"Needless to say, it made for a very interesting landing and roll down the runway ( if you could call it a roll ). Actually , it was more like a man with splints on both legs trying to run a sprint. Why we didn't cartwheel we will never know--again, thanks to the low volitility of the fuel there was no fire. THAT WAS GOOD"

"One of the problems experienced with the "birds" was in absolute control of the engine intake 'spikes.' There was both computer and manual control. If a spike was not positioned just right it could cause the engine to have a compressor stall [or "unstart"].

"On one flight over the northern Sierra mountain range in California we experienced this problem. First one engine would stall which would cause the airplane to yaw violently in one direction. This then would cause the other engine to stall and the first stalled engine to unstall causing the airplane to yaw in the opposite direction.

"This happened so rapidly that the round radar scope looked eliptical and my helmet beat a machinegun-like staccato on the sides of the cockpit...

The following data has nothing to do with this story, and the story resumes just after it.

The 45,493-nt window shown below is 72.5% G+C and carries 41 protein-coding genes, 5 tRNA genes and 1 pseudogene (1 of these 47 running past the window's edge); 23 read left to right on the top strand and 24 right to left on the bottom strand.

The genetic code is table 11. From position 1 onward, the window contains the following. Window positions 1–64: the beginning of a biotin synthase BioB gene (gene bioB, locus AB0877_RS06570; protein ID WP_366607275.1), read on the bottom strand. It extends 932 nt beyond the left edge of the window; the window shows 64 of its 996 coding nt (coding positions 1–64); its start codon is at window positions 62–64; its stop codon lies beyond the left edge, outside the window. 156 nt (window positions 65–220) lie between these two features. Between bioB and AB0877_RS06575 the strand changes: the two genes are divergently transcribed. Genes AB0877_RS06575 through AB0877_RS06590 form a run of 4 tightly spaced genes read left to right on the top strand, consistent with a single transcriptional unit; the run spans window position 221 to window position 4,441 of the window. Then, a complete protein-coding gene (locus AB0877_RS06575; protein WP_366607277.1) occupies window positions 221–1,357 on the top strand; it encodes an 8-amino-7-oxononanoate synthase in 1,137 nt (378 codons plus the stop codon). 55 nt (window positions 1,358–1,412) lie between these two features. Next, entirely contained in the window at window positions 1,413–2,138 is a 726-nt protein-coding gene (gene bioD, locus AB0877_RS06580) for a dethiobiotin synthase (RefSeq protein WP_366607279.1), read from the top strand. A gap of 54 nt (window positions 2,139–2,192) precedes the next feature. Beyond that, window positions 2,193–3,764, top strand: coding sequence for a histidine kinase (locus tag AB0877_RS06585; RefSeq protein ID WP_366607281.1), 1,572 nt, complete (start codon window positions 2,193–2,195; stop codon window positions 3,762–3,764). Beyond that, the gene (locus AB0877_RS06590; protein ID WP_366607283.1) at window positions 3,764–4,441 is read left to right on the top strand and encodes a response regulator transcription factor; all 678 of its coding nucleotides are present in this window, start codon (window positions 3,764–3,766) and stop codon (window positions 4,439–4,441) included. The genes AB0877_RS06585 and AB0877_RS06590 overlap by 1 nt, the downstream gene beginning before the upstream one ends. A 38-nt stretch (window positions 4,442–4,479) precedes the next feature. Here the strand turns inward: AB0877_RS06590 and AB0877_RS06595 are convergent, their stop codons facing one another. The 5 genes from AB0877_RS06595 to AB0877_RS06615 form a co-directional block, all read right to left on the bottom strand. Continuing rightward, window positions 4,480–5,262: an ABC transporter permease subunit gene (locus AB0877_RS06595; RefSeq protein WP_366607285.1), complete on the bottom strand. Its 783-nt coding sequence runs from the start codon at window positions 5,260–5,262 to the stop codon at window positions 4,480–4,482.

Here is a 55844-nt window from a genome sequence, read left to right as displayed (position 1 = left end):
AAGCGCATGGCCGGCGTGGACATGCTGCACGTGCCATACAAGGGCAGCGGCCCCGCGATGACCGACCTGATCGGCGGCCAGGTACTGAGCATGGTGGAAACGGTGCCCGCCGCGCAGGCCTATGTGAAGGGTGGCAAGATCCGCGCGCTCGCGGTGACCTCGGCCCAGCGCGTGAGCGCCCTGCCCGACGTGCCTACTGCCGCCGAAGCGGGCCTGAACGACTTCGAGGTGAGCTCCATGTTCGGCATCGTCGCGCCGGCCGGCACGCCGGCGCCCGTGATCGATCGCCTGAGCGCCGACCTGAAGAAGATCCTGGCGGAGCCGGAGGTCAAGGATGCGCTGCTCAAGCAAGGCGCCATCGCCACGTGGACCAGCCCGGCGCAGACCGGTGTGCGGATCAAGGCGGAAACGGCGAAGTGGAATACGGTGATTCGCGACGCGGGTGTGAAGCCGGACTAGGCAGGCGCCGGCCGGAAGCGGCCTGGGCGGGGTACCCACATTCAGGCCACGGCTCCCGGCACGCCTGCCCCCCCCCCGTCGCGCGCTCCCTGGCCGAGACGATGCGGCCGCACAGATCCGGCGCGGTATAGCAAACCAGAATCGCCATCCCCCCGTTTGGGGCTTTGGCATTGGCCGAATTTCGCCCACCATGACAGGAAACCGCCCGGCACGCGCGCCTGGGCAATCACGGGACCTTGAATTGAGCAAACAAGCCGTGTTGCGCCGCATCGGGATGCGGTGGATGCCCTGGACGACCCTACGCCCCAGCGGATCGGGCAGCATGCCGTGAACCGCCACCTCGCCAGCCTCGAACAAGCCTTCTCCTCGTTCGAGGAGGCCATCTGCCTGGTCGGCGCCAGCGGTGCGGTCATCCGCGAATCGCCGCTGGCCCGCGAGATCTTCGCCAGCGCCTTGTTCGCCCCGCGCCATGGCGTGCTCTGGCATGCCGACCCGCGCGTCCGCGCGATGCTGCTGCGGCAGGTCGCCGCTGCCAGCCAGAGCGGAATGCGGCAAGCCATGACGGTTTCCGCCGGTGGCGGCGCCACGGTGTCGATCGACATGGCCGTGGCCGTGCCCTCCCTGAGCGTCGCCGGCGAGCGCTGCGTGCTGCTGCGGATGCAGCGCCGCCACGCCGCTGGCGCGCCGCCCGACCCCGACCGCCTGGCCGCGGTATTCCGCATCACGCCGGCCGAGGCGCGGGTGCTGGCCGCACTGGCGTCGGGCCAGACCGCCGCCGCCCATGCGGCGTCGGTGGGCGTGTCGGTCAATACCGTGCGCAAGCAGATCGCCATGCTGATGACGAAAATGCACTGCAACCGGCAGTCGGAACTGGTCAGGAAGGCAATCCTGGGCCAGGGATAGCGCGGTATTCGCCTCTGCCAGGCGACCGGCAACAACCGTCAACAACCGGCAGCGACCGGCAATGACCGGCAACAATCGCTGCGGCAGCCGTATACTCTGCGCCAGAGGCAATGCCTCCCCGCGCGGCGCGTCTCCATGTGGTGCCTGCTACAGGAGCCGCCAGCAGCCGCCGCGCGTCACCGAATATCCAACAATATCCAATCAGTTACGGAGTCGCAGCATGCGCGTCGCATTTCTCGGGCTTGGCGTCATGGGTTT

"NATURALLY, the airplane was also falling out of the sky because it had no forward thrust. Actually, we were dropping like a rock! The altimiter was unreadable. If the pilot did not get control of the spikes it was 'GOODBYE AIRPLANE.'

"The pilot had turned on the BAIL OUT LIGHT and I was tightly clutching the bail out handle because the pilot had instricted me that when he verbally gave the "BAIL OUT" signal I had better be gone on "BAIL" because he was leaving on "OUT."

"Fortunately, the pilot regained control and we didn't have to leave the plane. I was real glad of that because all I could see out of the window was snow capped rugged mountains. The pilot told me he was within seconds of giving the 'get out' signal.

"We were lucky because on one of the early test flights of the SR-71, the stalls happened in a turn and the airplane just disintegrated around the crew."

- all stories courtesy of Ray Scalise

click here for these and other stories from Ray's web site at yf12a.tripod.com